The use of risk stratified mortality studies for analysing surgical results is obviously a developing area. There is a need for further validation studies on a larger scale than we have performed, to clarify potential errors in datasets such as this, and to see how such errors can influence the results of this type of analysis. It may be that changing techniques of data collection, modifying definitions, or omitting various subjective risk factors from the predictive models will be necessary to obtain robust conclusions and eliminate the potential for gaming. Understanding the ability of the predictive model is important, but of greater importance is the way the models can be used to define the limits of acceptable practice, and be incorporated into programmes to improve standards.20


In summary, we have shown that it is possible to collect risk stratified mortality on all patients undergoing surgery in a defined geographical region at minimal cost. We have seen significant differences in the incidence of many risk factors across the region, and have shown that several of these risk factors are quite subjective. The Parsonnet score is a reasonable overall predictor but observed mortality is 51% of predicted, which should be a useful benchmark for other units or surgeons. There were differences in the predicted mortality between the four centres in the region, but all centres were performing as expected, working to 0.51 times the Parsonnet score.

While the Parsonnet score is a useful predictor, it is subjective, does not contain several risk factors associated with mortality, and does contain some that are not. The score has also been customised in different ways by different centres. The deficiencies demonstrated here should be considered when using Parsonnet risk adjusted mortality to draw conclusions about individual or institutional performance.


We would like to acknowledge to the cooperation given to us by all the cardiac surgeons in the region: Mr Au, Mr Bridgewater, Mr Campbell, Mr Chalmers, Mr Deiraniya, Mr Dhimis, Mr Drakeley, Mr Duncan, Mr Fabri, Mr Fagan, Miss Griffiths, Mr Grotte, Mr Hasan, Mr Hooper, Mr Jones, Mr Keenan, Mr Lawson, Mr Millner, Mr Odom, Mr Page, Mr Rahman, Mr Rashid, and Mr Weir. We would also like to thank the considerable efforts of all the audit teams involved in collecting the enormous amount of data required to carry out such a project. This work has been reported on behalf of the Northwest Regional Cardiac Surgery Audit Group, whose membership is: Mr Au, Mr Bridgewater, Mr Fabri, Dr Jackson, Mr Jones, Mr Keenan, Mrs Silcock, and Mrs Wynne-Jones. This work was supported in part by a Supradistrict audit grant from the Greater Manchester and Merseyside Purchasers.

data fields for Northwest Region cardiac surgery audit

Hospital No (for identification and validation)

Date of birth


Angina status—Canadian Cardiovascular Society classification

Dyspnoea status—New York Heart Association classification

Symptom status:

  • Stable: Controlled on drug treatment

  • Unstable: Angina requiring admission to hospital and treatment with intravenous medication; previous Q wave myocardial infarction

  • A transmural myocardial infarct represented by new Q waves in two or more contiguous leads on ECG


  • No: No history of pulmonary disease

  • Chronic obstructive airways disease/emphysema/asthma: patient requires drug treatment for chronic pulmonary disease or FEV1 less than 75% of predicted value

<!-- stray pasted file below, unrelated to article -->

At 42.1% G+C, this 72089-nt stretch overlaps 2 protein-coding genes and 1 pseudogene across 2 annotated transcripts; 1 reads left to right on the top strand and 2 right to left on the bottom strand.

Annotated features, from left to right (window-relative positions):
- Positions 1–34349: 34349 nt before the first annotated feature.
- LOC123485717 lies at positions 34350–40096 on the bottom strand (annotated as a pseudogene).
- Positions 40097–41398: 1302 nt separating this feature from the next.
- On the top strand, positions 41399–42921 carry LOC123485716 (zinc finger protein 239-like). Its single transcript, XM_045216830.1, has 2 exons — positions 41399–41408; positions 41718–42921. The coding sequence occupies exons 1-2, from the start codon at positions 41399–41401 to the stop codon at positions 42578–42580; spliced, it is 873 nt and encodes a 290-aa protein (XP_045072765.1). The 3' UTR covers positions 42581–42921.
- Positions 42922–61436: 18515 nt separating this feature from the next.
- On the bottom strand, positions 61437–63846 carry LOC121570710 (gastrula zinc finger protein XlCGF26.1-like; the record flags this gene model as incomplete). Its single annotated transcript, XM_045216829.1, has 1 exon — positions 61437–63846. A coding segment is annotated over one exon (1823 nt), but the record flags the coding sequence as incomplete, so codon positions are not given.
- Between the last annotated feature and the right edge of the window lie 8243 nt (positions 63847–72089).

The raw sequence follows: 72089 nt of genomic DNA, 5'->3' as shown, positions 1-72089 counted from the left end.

• No: No history or symptoms of cerebral or vascular disease

  • Yes: Any cerebral neurological deficit including both cerebrovascular accident and transient ischaemic attacks, or previous cerebral surgery

Peripheral vascular disease:

  • No

  • Yes: History or evidence of aneurysm or occlusive peripheral vascular disease

Extent of vessel disease:

  • Normal/single vessel/double vessel/triple vessel/left main stem > 50%

For mitral valve surgery, systolic pulmonary artery pressure

For aortic valve replacement, valve gradient

Ejection fraction:

  • Good (> 50%)/fair (30–50%)/poor (< 30%)

Intravenous nitrates:

  • No/until operation/within one week of surgery

Last Q wave myocardial infarction:

  • Not applicable/< 6 hours/6–24 hours/1–30 days/> 1 month

Previous cardiological intervention:

  • Any form of thrombolytic treatment administered within 24 hours of surgery

  • Previous PTCA with or without stent

  • Previous valvuloplasty

Recent failed intervention:

  • Any failed intervention (coronary or valvar) necessitating immediate surgery or surgery in the same admission

  • No/failed operation within 24 hours/failed operation in same admission

Previous cardiac surgical intervention

Previous peripheral vascular intervention


  • Any history of diabetes regardless of duration or treatment

  • No/oral therapy/diet/insulin


  • A history of fasting cholesterol > 6.5 mmol/l or lower if on treatment


  • A history of blood pressure > 140/90 mm Hg or lower if treated


  • Never smoked/still smoking/ex-smoker

  • Anybody who has smoked within one month of surgery should be considered to be a current smoker


  • No: No history of renal disease and creatinine < 200 μmol/l on admission

  • Yes: Creatinine > 200 μmol/l or functioning renal transplant, irrespective of creatinine, or on any form of dialysis

Cardiogenic shock:

  • Hypoperfusion with a systolic blood pressure < 80 mm Hg and central filling pressure > 20 mm Hg without inotropes, or a cardiac index < 1.8  l/min/m2, or inotropes + intra-aortic balloon pump required to maintain CI ⩾ 1.8 l/min/m2 at time of surgery

Ventilated preoperatively

Operation priority:

  • Elective: Routine admission from the waiting list

  • Urgent: Patients who have not been scheduled for routine admission from the waiting list but who require surgery on the current admission for medical reasons. They cannot be sent home without surgery

  • Emergency: Unscheduled patients with ongoing refractory cardiac compromise. There should be no delay in surgical intervention irrespective of the time of day

  • Salvage: Patients requiring cardiopulmonary resuscitation en route to theatre, or following the induction of anaesthesia

Operation sequence:

  • 1st operation/2nd operation/3rd operation/4th operation/5th operation/6th operation

Operation date


  • Death within the same hospital admission as the operation, regardless of cause

Status at discharge:

  • Alive/dead